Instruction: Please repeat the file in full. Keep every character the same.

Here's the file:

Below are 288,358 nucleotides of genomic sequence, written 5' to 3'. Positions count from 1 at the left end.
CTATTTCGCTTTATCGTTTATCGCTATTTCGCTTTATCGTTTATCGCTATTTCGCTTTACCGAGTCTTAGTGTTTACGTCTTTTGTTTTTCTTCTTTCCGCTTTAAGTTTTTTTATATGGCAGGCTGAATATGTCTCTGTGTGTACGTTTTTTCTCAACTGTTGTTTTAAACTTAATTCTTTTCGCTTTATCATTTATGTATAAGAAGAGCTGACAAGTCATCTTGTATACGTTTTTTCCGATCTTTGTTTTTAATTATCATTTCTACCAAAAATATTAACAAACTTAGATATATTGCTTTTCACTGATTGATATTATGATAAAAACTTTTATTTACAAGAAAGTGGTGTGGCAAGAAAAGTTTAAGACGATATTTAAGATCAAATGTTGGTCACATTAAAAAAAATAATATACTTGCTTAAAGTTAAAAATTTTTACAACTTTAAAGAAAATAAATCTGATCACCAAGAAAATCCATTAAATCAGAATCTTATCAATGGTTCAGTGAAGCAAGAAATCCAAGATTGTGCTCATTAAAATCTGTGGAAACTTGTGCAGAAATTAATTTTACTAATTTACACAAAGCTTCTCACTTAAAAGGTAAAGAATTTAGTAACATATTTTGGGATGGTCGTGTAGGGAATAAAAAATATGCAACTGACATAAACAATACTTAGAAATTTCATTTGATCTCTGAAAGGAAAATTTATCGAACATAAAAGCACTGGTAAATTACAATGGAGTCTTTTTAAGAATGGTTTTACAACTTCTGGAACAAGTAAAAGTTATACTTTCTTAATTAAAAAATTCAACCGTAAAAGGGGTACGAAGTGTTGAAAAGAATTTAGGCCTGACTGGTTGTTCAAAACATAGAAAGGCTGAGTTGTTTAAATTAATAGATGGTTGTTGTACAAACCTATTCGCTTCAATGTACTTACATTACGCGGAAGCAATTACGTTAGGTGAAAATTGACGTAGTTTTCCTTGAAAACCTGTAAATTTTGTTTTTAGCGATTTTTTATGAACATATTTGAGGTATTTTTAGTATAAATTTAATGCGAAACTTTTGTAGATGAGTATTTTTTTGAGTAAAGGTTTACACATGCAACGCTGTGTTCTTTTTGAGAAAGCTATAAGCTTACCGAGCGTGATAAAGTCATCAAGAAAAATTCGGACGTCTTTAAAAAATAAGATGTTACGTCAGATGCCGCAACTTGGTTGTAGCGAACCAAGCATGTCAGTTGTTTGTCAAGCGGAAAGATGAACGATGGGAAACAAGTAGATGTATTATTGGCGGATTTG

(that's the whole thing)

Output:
Below are 288,358 nucleotides of genomic sequence, written 5' to 3'. Positions count from 1 at the left end.
CTATTTCGCTTTATCGTTTATCGCTATTTCGCTTTATCGTTTATCGCTATTTCGCTTTACCGAGTCTTAGTGTTTACGTCTTTTGTTTTTCTTCTTTCCGCTTTAAGTTTTTTTATATGGCAGGCTGAATATGTCTCTGTGTGTACGTTTTTTCTCAACTGTTGTTTTAAACTTAATTCTTTTCGCTTTATCATTTATGTATAAGAAGAGCTGACAAGTCATCTTGTATACGTTTTTTCCGATCTTTGTTTTTAATTATCATTTCTACCAAAAATATTAACAAACTTAGATATATTGCTTTTCACTGATTGATATTATGATAAAAACTTTTATTTACAAGAAAGTGGTGTGGCAAGAAAAGTTTAAGACGATATTTAAGATCAAATGTTGGTCACATTAAAAAAAATAATATACTTGCTTAAAGTTAAAAATTTTTACAACTTTAAAGAAAATAAATCTGATCACCAAGAAAATCCATTAAATCAGAATCTTATCAATGGTTCAGTGAAGCAAGAAATCCAAGATTGTGCTCATTAAAATCTGTGGAAACTTGTGCAGAAATTAATTTTACTAATTTACACAAAGCTTCTCACTTAAAAGGTAAAGAATTTAGTAACATATTTTGGGATGGTCGTGTAGGGAATAAAAAATATGCAACTGACATAAACAATACTTAGAAATTTCATTTGATCTCTGAAAGGAAAATTTATCGAACATAAAAGCACTGGTAAATTACAATGGAGTCTTTTTAAGAATGGTTTTACAACTTCTGGAACAAGTAAAAGTTATACTTTCTTAATTAAAAAATTCAACCGTAAAAGGGGTACGAAGTGTTGAAAAGAATTTAGGCCTGACTGGTTGTTCAAAACATAGAAAGGCTGAGTTGTTTAAATTAATAGATGGTTGTTGTACAAACCTATTCGCTTCAATGTACTTACATTACGCGGAAGCAATTACGTTAGGTGAAAATTGACGTAGTTTTCCTTGAAAACCTGTAAATTTTGTTTTTAGCGATTTTTTATGAACATATTTGAGGTATTTTTAGTATAAATTTAATGCGAAACTTTTGTAGATGAGTATTTTTTTGAGTAAAGGTTTACACATGCAACGCTGTGTTCTTTTTGAGAAAGCTATAAGCTTACCGAGCGTGATAAAGTCATCAAGAAAAATTCGGACGTCTTTAAAAAATAAGATGTTACGTCAGATGCCGCAACTTGGTTGTAGCGAACCAAGCATGTCAGTTGTTTGTCAAGCGGAAAGATGAACGATGGGAAACAAGTAGATGTATTATTGGCGGATTTG